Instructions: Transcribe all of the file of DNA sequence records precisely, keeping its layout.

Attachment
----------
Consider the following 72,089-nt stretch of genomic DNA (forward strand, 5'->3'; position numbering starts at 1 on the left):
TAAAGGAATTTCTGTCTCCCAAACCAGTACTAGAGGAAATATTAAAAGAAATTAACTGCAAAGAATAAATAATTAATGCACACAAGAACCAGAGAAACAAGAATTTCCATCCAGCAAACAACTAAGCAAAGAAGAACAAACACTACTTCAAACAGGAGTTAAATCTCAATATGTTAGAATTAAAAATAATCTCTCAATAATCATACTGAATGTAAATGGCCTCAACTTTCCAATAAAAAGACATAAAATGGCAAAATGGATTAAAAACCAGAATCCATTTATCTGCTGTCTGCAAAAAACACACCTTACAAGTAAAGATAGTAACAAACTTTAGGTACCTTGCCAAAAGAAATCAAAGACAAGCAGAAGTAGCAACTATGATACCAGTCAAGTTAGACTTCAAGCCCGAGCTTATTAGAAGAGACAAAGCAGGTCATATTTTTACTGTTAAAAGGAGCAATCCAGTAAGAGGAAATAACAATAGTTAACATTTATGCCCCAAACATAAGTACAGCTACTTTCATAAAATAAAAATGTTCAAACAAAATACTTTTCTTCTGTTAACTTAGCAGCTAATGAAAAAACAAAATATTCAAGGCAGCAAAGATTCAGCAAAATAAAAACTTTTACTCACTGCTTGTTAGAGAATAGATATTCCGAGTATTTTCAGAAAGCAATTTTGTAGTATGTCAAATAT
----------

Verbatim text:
Consider the following 72,089-nt stretch of genomic DNA (forward strand, 5'->3'; position numbering starts at 1 on the left):
TAAAGGAATTTCTGTCTCCCAAACCAGTACTAGAGGAAATATTAAAAGAAATTAACTGCAAAGAATAAATAATTAATGCACACAAGAACCAGAGAAACAAGAATTTCCATCCAGCAAACAACTAAGCAAAGAAGAACAAACACTACTTCAAACAGGAGTTAAATCTCAATATGTTAGAATTAAAAATAATCTCTCAATAATCATACTGAATGTAAATGGCCTCAACTTTCCAATAAAAAGACATAAAATGGCAAAATGGATTAAAAACCAGAATCCATTTATCTGCTGTCTGCAAAAAACACACCTTACAAGTAAAGATAGTAACAAACTTTAGGTACCTTGCCAAAAGAAATCAAAGACAAGCAGAAGTAGCAACTATGATACCAGTCAAGTTAGACTTCAAGCCCGAGCTTATTAGAAGAGACAAAGCAGGTCATATTTTTACTGTTAAAAGGAGCAATCCAGTAAGAGGAAATAACAATAGTTAACATTTATGCCCCAAACATAAGTACAGCTACTTTCATAAAATAAAAATGTTCAAACAAAATACTTTTCTTCTGTTAACTTAGCAGCTAATGAAAAAACAAAATATTCAAGGCAGCAAAGATTCAGCAAAATAAAAACTTTTACTCACTGCTTGTTAGAGAATAGATATTCCGAGTATTTTCAGAAAGCAATTTTGTAGTATGTCAAATAT